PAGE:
A pricey error
Sportsbet is facing penalties and fines totaling AU$3.7m (US$2.66m) after sending over 150,000 unwanted emails and text messages to people who had attempted to unsubscribe, a violation of Australia’s spam laws.
the biggest fine of its kind to date.
Sportsbet now has to pay a fine of AU$2.5m (US$1.8m) for breaking the spam laws, the biggest fine of its kind to date. The other AU$1.2m (US$862,500) is the total sum of the refunds that the operator is paying to users who placed bets after they got these unwanted messages.
About 37,000 people received spam messages from Sportsbet between January 2020 and March 2021. The Australian Communications and Media Authority (ACMA) explained that the messages were either notifying people of upcoming horse races or offering gambling incentives. There were also about 3,000 text messages sent to people, not offering a way for people to unsubscribe.
Rectifying the failings
ACMA chairperson Nerida O’Loughlin explained that Sportsbet continued to send spam messages despite ACMA contacting the operator numerous times regarding the issue. O’Loughlin said that the company did not take proper action.
As a result of the violations, Sportsbet will now have to appoint an independent arbiter who will oversee all of the refunds, as well as an independent consultant to audit the operator and oversee its implementation of recommendations.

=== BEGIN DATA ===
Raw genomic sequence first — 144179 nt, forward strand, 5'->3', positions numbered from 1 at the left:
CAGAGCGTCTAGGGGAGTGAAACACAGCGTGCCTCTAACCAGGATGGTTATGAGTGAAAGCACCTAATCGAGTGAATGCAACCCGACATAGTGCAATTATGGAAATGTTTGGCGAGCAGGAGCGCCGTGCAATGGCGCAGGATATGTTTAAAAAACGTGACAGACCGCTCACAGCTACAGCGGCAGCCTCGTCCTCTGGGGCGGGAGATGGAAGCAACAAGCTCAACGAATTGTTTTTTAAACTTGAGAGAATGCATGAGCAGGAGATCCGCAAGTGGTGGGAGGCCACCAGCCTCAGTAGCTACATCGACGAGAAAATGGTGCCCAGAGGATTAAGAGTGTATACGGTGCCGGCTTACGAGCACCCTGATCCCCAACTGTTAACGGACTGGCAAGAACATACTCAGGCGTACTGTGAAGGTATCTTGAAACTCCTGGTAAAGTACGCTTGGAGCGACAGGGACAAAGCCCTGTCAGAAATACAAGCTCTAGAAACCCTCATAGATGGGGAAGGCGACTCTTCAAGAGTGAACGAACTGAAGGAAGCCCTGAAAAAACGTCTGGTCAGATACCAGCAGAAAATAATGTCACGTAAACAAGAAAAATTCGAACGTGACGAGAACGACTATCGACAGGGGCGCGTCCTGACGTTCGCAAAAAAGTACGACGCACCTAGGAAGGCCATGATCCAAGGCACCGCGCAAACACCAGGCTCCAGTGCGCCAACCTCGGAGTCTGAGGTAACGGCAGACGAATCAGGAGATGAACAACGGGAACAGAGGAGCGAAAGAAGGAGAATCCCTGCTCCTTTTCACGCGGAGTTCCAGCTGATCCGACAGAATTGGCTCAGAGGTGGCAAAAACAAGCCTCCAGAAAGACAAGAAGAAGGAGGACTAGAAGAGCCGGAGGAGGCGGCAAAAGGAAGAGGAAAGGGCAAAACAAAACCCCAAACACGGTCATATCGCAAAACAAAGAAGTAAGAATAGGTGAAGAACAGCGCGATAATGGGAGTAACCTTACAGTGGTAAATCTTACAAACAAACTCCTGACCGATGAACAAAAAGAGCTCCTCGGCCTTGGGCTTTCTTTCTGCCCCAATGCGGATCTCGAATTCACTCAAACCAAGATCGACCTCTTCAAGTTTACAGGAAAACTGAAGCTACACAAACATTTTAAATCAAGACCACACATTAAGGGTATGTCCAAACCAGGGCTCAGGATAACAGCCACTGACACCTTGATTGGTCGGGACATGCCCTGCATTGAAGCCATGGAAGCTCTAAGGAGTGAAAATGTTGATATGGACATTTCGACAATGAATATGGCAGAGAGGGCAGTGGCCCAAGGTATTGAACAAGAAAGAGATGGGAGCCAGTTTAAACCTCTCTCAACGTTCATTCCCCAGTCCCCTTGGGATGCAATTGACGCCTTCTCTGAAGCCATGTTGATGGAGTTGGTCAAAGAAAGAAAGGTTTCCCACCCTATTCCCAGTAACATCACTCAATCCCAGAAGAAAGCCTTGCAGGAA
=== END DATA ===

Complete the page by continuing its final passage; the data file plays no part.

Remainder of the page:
In a statement, Sportsbet accepted ACMA’s findings and issued an apology to impacted customers. The operator blamed the sending of the messages on “technical and systems failures that regrettably meant not all customer unsubscribe requests were actioned in a timely manner.”
Sportsbet stopped all forms of email marketing for a number of months and has now upgraded its system to make sure that the issue does not arise again. It is “committed to ensuring that past failings are not repeated.”
Links to gambling-related harm
There have been extensive calls in Australia to completely ban gambling-related ads. Financial Counselling Australia and Suicide Prevention Australia released a report on Wednesday on the subject. They believe that advertising is a big contributor to gambling harm, as people who are trying to stop gambling have a tough time staying away from pro-gambling messages.
Young people and children are also getting regular exposure to messages that often appear to normalize gambling. The report outlines possible changes that could address some of the issues. This includes legislative tweaks, banks banning debt-funded gambling, and operators improving their harm minimization measures.